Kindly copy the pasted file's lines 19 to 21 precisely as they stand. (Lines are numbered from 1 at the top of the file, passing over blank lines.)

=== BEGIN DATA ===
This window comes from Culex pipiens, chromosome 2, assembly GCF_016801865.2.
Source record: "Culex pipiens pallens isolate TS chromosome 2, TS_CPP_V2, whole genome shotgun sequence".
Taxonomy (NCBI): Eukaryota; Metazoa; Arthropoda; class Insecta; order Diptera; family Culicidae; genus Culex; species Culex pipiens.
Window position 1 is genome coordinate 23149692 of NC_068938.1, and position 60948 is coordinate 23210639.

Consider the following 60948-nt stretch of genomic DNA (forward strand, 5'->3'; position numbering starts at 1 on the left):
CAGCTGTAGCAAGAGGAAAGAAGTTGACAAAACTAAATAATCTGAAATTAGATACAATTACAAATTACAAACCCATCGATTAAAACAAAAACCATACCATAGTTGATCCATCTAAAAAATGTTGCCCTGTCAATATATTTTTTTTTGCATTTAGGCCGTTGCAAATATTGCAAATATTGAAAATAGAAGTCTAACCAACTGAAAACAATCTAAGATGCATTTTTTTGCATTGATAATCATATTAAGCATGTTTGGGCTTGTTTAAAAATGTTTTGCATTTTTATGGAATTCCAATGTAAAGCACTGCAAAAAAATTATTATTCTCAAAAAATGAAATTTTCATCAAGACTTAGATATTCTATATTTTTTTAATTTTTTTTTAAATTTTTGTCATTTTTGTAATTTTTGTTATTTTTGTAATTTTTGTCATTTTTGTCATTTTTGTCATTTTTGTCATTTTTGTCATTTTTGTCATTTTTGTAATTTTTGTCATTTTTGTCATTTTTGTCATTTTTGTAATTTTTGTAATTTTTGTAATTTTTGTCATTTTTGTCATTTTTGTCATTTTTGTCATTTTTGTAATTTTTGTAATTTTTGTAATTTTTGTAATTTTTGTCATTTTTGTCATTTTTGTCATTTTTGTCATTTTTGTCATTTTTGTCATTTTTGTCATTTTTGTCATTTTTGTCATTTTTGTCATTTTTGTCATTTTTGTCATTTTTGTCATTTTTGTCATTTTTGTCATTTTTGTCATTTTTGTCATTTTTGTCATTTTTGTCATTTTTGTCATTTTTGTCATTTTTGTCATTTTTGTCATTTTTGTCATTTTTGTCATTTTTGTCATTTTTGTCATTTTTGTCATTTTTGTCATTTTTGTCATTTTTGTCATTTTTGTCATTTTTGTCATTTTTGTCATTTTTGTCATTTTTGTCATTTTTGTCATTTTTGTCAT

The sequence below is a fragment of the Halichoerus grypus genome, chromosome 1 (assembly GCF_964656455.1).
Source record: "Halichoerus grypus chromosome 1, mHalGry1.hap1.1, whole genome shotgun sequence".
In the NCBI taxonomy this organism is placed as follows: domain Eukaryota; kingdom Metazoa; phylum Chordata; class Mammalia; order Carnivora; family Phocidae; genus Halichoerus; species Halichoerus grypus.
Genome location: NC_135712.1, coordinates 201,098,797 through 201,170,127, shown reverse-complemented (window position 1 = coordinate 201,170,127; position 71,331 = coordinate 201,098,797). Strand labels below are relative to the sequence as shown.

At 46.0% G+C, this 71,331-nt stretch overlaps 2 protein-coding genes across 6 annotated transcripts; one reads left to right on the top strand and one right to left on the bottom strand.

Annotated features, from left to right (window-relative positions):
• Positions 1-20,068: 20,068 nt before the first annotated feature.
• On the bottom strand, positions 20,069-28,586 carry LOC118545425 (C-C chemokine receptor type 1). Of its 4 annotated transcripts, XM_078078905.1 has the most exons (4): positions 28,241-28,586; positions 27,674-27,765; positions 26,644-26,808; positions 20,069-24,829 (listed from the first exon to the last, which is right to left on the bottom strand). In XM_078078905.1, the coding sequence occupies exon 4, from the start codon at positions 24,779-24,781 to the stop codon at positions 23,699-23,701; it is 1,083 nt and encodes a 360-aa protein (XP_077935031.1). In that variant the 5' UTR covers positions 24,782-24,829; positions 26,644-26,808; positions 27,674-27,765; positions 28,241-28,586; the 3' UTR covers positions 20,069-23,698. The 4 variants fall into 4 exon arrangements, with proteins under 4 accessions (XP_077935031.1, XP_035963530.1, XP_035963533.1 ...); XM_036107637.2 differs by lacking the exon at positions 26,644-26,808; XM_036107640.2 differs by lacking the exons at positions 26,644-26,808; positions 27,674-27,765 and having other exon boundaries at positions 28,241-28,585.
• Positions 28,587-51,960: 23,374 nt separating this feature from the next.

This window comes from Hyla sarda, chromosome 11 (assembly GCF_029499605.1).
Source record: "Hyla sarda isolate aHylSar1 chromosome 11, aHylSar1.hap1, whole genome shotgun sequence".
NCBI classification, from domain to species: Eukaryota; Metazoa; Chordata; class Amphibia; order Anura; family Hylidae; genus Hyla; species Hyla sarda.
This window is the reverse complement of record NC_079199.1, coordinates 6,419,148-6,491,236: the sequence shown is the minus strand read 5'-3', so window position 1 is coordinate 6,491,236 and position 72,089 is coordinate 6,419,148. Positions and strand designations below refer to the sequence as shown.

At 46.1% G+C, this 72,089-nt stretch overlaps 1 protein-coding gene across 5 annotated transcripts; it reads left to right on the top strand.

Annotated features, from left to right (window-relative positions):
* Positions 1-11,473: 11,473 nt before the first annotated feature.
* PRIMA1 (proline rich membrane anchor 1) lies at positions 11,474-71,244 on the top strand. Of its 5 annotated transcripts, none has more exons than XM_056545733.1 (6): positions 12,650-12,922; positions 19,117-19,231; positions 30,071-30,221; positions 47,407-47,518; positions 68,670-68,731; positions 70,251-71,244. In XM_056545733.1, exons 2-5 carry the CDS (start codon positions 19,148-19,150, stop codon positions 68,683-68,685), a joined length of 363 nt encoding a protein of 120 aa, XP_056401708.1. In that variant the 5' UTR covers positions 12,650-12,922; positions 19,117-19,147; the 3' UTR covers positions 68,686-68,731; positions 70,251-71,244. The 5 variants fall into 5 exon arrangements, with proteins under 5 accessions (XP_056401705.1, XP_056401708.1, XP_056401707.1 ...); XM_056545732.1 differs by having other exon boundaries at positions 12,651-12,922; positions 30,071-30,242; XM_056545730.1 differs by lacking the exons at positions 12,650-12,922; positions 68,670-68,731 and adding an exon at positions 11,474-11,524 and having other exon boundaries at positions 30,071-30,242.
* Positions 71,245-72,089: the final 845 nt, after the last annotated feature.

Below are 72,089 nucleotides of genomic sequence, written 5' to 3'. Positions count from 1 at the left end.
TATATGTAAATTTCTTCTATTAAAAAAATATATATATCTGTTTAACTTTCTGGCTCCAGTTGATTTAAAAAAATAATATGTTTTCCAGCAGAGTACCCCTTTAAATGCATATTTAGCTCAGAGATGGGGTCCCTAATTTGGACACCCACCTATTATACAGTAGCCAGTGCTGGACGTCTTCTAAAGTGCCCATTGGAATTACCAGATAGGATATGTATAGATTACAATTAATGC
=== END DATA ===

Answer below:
This window is the reverse complement of record NC_079199.1, coordinates 6,419,148-6,491,236: the sequence shown is the minus strand read 5'-3', so window position 1 is coordinate 6,491,236 and position 72,089 is coordinate 6,419,148. Positions and strand designations below refer to the sequence as shown.

At 46.1% G+C, this 72,089-nt stretch overlaps 1 protein-coding gene across 5 annotated transcripts; it reads left to right on the top strand.

Annotated features, from left to right (window-relative positions):